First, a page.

To estimate the expected future change in climatic conditions, where sunflower is currently cultivated, we measured the overlap between its current and future climate spaces as the percentage of the total area of the convex hull representing future conditions covered by the polygon representing the current climate niche. This measure was repeated 180 times, for the 180 different scenarios (15 GCMs, 2 RCPs, and 6 convex hull selections methods). To obtain one single robust overlap value, we computed the median across these 180 different combinations.

We assume that the future climatic space not occupied by the crop represents a potential need for climate adaptation. We assessed whether wild relatives were currently occupying these new future climatic conditions by estimating the percentage of the future climate polygon that overlaps with the current climate niches of each wild relative species and of all of the wild relatives aggregated together. Again, robust estimates were obtained by computing the median overlap values computed across the 180 different GCM/RCP/convex hull selection combinations. We repeated this analysis for Sclerotinia sclerotiorum in order to evaluate how biotic and abiotic stresses might interact to affect sunflower cultivation in the future. All analyses were conducted at both global and Northern America (United States and Canada) scales. A full set of reproducible code for the niche analysis methods used in this paper is forthcoming (S. Pironon and colleagues).

2.4 Annotated cladogram

To visualize the evolutionary relationships between the different crop wild relatives and to map their climate niche overlap with future climate space of cultivated sunflower, we constructed a cladogram of the hypothesized relationships using Stephens et al. (2015) backbone updated with Baute et al. (2016). The remaining taxa, not present in these two analyses, were placed on the cladogram using the phylogeny presented in Kantar et al. (2015). Some crop wild relatives may be misidentified by taxonomists, but we were unable to correct for these across all the taxa in our study, and so present the results based on the original accession data. Where in depth genomic analysis challenges species identities (e.g. H. petiolaris/H. neglectus, H. bolanderi/H. exilis, H. winteri/H. annuus) (Baute et al., 2016), we maintain separate nodes for accession species identities and simply label them as sister taxa.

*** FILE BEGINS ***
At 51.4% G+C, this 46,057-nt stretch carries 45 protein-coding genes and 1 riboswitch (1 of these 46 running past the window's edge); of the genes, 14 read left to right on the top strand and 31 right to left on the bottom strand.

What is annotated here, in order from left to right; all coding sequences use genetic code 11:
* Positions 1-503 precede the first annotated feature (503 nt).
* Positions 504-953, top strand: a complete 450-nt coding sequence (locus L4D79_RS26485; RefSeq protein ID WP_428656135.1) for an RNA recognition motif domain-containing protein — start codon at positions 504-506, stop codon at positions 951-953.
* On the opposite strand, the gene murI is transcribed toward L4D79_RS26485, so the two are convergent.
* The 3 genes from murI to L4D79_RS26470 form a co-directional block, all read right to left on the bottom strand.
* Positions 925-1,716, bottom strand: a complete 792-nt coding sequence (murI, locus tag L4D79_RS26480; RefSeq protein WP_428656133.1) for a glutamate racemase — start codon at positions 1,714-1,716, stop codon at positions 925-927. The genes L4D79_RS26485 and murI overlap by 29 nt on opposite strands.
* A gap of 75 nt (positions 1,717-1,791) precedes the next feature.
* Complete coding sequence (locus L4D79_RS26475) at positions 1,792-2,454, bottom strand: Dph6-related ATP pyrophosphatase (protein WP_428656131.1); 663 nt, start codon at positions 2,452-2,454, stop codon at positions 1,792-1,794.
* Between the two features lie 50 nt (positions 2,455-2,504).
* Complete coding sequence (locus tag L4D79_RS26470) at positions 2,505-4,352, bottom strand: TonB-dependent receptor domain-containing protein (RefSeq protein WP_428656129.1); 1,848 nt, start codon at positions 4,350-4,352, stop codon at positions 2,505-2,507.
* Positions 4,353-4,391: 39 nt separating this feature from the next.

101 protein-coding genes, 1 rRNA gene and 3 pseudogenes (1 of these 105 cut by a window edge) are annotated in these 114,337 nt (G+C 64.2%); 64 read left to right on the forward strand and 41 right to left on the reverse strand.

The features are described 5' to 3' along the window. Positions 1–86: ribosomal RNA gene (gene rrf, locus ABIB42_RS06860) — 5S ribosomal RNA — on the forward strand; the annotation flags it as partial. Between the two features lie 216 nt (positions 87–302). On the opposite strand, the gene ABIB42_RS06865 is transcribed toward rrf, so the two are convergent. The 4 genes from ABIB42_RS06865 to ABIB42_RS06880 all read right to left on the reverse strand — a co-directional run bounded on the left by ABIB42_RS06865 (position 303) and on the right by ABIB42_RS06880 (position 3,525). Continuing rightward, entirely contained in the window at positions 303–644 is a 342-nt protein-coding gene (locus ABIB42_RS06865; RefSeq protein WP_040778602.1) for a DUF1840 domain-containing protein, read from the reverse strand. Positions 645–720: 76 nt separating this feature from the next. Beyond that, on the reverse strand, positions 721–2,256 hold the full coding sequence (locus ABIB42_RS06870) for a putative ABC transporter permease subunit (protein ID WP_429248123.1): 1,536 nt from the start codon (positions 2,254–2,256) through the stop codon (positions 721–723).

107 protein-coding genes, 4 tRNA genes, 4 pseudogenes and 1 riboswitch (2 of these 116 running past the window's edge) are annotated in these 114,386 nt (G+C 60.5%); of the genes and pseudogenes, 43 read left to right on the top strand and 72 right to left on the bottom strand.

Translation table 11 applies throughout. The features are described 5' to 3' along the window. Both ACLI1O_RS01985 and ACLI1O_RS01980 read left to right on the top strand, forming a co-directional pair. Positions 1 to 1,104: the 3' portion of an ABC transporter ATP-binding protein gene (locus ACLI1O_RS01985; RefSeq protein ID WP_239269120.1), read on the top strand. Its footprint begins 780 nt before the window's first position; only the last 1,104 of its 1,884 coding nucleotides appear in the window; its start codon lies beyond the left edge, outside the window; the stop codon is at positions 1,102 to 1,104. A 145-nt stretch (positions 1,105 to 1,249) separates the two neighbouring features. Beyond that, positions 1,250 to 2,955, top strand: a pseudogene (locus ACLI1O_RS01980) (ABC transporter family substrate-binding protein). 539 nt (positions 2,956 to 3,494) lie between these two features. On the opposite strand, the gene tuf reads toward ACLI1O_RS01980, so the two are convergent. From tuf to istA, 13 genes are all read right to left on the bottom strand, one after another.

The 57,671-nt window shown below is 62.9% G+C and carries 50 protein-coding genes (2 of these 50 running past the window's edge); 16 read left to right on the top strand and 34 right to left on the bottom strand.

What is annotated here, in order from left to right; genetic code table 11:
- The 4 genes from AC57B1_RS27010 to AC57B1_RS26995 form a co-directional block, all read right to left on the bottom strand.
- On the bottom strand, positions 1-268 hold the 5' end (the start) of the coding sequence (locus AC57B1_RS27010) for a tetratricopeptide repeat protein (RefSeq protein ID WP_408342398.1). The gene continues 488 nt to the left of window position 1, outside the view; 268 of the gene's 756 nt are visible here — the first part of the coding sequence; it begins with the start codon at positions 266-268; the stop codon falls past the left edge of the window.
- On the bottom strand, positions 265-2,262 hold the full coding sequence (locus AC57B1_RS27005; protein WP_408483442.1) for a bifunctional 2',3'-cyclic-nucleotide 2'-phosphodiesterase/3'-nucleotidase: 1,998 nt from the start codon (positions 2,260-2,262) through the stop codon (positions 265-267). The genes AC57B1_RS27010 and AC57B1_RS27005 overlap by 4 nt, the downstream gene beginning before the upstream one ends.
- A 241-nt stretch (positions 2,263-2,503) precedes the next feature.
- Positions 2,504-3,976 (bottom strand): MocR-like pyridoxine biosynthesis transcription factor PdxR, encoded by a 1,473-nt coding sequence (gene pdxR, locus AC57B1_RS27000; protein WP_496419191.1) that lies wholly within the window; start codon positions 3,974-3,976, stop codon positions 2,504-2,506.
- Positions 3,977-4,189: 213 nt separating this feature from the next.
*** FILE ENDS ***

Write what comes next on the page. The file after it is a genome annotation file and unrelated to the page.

In addition to annotating this cladogram with the climate niche overlap values, we added annotations of two traits indices which relate to climate gradients and disease resistance, where data were available. The first index we used is the “Leaf Economics Spectrum” (or “LES”), a principle component axis reported to explain ∼52% of the variance in 6 leaf traits (e.g. leaf lifespan, leaf mass per area, rates of photosynthesis and night time respiration, and concentrations of nitrogen and phosphorus) for certain wild relatives in our analyses set. Higher LES axis values for these taxa indicate more resource acquisitive species (with higher relative growth rates) found in fertile, cool and dry environments, and lower values indicate more resource conservative species (with slower growth rates), found in soil nutrient poor, hot and wetter environments (Mason & Donovan, 2015). The second trait index, we used, is a disease resistance index representing mean resistances to leaf blight (Alternaria helianthi), head rot (Rhizopus spp.), and powdery mildew (Erysiphe chicoracearum) compiled from the literature (Mason et al., 2016). To compute the disease index, resistance assay scores were first normalized to lie between 0 and 1 by dividing by the maximum resistance score within the species set for that assay, and then scores were averaged within and then across disease types, to produce a single index. Notably, not all species in our study had trait data available, and resistance data was not complete or consistent across species (see Mason & Donovan, 2015; Mason et al., 2016 for details). Resistance assays specific to Sclerotinia sclerotiorum was not available for inclusion, and this composite index is only used as a proxy for general disease resistance in crop wild relativess as used in our analysis. Graphical display was done in R with the ggplot2 and ggtree packages (Yu & Lam, 2018; Wickham et al., 2018).